28 August 2019

Press Release: Lack of clarity may hamper Aussie companies tackling modern slavery

Companies tackling the use of forced labour in their international supply chains face major challenges in adopting to new Australian laws designed to stamp out the practice, according to Bartier Perry partner Michael Cossetto.

“Recent media coverage around the use of forced labour in the manufacture of Australian goods has highlighted why the Federal Government enacted new legislation in January to clamp down on modern slavery,” said Mr Cossetto.

“While the intention is right, the Modern Slavery Act, lacks any detail on what companies are expected to do in practical terms to stamp this practice out".

Instead a mandatory reporting system under the legislation puts the onus on large companies to self-report on their supply chain monitoring and risk assessment processes, with details then being available publicly.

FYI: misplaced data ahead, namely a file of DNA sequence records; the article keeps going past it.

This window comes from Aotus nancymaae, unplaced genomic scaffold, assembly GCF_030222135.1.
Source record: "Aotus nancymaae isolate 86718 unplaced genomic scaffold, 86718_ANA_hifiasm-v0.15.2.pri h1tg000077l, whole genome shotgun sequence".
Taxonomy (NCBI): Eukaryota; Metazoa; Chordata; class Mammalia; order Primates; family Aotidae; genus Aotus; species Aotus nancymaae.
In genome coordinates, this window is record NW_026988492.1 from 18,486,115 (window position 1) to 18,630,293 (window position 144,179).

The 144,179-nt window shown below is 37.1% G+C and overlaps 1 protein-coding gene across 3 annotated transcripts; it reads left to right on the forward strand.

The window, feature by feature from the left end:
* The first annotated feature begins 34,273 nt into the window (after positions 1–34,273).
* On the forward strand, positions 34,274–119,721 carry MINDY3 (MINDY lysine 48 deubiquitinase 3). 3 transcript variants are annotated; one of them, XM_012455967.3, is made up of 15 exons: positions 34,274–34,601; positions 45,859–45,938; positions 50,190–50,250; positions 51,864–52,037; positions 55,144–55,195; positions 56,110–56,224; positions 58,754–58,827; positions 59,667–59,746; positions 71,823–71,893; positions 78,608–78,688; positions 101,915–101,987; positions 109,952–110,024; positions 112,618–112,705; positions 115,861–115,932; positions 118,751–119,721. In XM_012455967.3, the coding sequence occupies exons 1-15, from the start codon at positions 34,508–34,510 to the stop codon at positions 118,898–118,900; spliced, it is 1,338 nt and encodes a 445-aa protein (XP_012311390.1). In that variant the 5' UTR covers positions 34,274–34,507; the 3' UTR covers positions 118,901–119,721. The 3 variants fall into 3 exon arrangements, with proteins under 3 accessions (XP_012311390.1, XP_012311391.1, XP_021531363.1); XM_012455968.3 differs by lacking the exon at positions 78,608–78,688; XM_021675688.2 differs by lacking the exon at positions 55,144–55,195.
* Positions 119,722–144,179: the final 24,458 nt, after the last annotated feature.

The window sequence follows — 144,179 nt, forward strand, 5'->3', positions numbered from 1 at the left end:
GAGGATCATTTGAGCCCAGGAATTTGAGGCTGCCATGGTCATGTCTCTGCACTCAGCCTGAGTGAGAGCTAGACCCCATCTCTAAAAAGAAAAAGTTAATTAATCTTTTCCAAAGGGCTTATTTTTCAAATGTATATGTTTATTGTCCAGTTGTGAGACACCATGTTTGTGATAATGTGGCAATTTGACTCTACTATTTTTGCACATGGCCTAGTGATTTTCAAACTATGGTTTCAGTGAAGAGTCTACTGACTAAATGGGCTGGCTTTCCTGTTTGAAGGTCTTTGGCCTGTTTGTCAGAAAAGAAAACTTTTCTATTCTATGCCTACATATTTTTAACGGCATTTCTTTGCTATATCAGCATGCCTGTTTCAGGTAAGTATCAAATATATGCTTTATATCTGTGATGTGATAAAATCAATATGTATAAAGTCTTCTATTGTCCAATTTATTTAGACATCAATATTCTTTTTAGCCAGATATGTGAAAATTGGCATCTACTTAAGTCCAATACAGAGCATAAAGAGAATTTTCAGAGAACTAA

“The danger for many companies is that there is now a compliance system in place with few or any compliance guidelines,” said Mr Cossetto.

“Companies acting in good faith in their self-reporting could still face significant reputational damage because of the actions of a third or fourth order supplier with whom they have no direct relationship, control or even knowledge of".

Mr Cossetto said companies should now ensure their direct suppliers were contractually liable for the actions of their own supply chain partners but this in itself could pose challenges.

“Unless you’re a major customer many suppliers won’t always be prepared to do that and others may just engage in a tick a box exercise. Ultimately Australian companies may need to extend on the ground checks beyond a suppliers factory, to seeking to gain inspection access further down the supply chain. That won’t always be easy".

Mr Cossetto said Australian companies understood the importance of doing the right thing by customers who placed increasing importance of the issue.

“We don’t see any lack of will from business but rather a lack of clarity as to what exactly is required of them, which may lead to an inconsistent and uneven reporting regime".